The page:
Sandanme

All the bouts I have for you today are ones deciding the yusho race. I’ll start at the bottom, with two relatively anonymous youngsters from Isegahama beya. The first is Fukunofuji, who usually has a hard time in Sandanme, and was kyujo the previous basho. His opponent is Nakashima from Musashigawa, with a similar record, who was also kyujo last basho.

It’s nice to see a yotsu match at this level. The next Isegahama man is Hikarifuji, up against Takatenshu (one of the former Takanohana wrestlers). Hikarifuji is one of the Isegahama pixies at 173cm.

Hikarifuji kind of tries a henka, then realizes that the other guy is just too big for that to be effective. Nevertheless, Hikarifuji wins this Aminishiki-style, and finds himself in the Yusho run himself.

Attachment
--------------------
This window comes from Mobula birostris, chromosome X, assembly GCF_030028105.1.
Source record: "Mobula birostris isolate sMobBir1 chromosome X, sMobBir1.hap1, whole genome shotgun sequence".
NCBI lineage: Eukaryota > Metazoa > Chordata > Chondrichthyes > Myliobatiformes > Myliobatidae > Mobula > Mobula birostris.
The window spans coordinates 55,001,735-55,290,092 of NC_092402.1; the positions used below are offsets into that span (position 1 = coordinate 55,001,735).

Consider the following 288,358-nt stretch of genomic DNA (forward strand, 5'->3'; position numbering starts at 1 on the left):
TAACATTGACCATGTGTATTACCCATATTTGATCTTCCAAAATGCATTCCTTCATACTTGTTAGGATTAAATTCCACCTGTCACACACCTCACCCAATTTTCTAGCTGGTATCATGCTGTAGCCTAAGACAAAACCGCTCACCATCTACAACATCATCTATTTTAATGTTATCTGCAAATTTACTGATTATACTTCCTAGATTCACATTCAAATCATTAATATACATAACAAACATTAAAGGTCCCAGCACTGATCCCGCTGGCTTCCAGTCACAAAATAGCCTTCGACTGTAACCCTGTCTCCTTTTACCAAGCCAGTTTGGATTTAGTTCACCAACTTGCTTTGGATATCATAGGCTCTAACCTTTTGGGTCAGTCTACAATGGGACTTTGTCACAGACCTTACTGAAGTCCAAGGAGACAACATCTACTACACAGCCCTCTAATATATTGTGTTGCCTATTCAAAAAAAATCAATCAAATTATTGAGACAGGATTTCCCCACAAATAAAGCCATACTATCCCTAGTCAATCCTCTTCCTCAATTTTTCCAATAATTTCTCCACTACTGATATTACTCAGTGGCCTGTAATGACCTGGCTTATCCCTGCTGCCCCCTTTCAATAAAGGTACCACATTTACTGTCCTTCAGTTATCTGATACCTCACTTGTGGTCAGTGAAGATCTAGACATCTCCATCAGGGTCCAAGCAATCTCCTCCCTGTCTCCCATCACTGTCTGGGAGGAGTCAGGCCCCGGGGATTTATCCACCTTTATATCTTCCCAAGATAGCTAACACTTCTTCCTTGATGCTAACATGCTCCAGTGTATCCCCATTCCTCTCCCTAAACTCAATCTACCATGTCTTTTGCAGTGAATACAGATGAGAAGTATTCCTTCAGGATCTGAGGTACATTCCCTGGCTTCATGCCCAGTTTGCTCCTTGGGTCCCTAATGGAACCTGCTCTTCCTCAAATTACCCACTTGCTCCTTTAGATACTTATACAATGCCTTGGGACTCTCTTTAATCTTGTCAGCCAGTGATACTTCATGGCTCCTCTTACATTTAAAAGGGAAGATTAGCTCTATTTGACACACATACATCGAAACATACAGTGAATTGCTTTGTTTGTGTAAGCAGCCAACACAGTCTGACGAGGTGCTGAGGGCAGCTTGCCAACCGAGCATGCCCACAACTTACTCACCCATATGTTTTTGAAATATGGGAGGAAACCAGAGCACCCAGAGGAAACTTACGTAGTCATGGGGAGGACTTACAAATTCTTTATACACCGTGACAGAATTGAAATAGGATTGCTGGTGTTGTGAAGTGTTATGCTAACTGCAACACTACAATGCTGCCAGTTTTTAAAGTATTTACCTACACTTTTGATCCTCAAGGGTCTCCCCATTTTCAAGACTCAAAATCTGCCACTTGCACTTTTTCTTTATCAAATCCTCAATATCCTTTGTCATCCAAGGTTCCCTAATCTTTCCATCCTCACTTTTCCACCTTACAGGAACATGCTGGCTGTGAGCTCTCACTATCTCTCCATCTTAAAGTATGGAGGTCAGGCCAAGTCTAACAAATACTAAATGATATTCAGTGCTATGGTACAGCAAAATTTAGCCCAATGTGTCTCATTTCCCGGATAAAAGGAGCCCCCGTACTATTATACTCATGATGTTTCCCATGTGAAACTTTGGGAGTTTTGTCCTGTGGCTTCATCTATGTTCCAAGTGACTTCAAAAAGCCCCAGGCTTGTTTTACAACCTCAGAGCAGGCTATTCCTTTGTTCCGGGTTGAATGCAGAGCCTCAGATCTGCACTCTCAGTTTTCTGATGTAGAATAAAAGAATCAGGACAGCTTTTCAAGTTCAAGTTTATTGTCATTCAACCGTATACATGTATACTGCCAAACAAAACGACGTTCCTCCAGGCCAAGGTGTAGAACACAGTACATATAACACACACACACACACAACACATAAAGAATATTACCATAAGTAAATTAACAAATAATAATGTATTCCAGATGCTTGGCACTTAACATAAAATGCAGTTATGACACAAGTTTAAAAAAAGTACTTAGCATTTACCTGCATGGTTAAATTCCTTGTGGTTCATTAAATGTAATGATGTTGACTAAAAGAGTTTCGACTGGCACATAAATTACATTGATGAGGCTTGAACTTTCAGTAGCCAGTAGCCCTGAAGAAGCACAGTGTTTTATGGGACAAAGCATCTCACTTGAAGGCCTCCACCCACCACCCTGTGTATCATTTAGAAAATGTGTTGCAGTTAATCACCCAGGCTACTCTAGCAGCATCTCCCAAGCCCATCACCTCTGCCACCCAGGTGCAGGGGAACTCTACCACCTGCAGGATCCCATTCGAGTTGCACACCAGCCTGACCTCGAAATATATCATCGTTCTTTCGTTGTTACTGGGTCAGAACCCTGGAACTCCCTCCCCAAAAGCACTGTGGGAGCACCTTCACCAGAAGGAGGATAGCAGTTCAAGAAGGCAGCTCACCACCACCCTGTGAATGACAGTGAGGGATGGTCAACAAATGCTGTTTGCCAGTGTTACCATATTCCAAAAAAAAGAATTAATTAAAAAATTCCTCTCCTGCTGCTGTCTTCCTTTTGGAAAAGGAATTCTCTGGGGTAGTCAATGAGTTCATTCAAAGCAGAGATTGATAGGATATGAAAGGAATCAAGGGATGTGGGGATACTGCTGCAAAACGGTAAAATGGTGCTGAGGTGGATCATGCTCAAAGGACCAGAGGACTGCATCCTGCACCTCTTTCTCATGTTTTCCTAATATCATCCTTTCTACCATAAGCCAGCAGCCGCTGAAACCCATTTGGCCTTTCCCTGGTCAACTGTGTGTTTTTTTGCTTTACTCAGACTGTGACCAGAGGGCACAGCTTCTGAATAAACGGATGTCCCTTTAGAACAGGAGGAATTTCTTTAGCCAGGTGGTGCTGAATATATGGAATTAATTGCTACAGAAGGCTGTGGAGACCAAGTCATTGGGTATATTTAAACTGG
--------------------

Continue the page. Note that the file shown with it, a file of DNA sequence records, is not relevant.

These two guys being from the same heya, they are probably going to be facing some tough competition very soon now. Case in point – hello Ura! How are you today?

Kurahashi, Ura’s victim opponent for today is not a tall guy. So Ura keeps himself low and very stable with his feet neatly arranged, one front, one back. He could give lessons. I suggested on Twitter that this video should be sent to Takayasu and Kisenosato for a refresher. Ura maintains his perfect record for this basho and is, of course, in the yusho race.

Another one we have been following for a while is Kototebakari. Here he is facing Hokutoshu.

No sweat. Kototebakari is still perfect.

The Sandanme Yusho arasoi currently consists of Kototebakari, Ura, Yokoe, Kotoozutsu, Hikarifuji and Fukunofuji. With two from Isegahama and two from Sadogatake, we might either be seeing a mismatch of ranks, or have Ura face Kototebakari in the next round, which should be a bout to watch for.

Makushita

The famous nephew (“Who is your favorite Yokozuna?”, “My Uncle!” – From Hoshoryu’s live Instagram. Silly question) was matched today against Kainoryu. Kaynoryu is not exactly Yokozuna material, having spent most of his career between Sandanme and Makushita.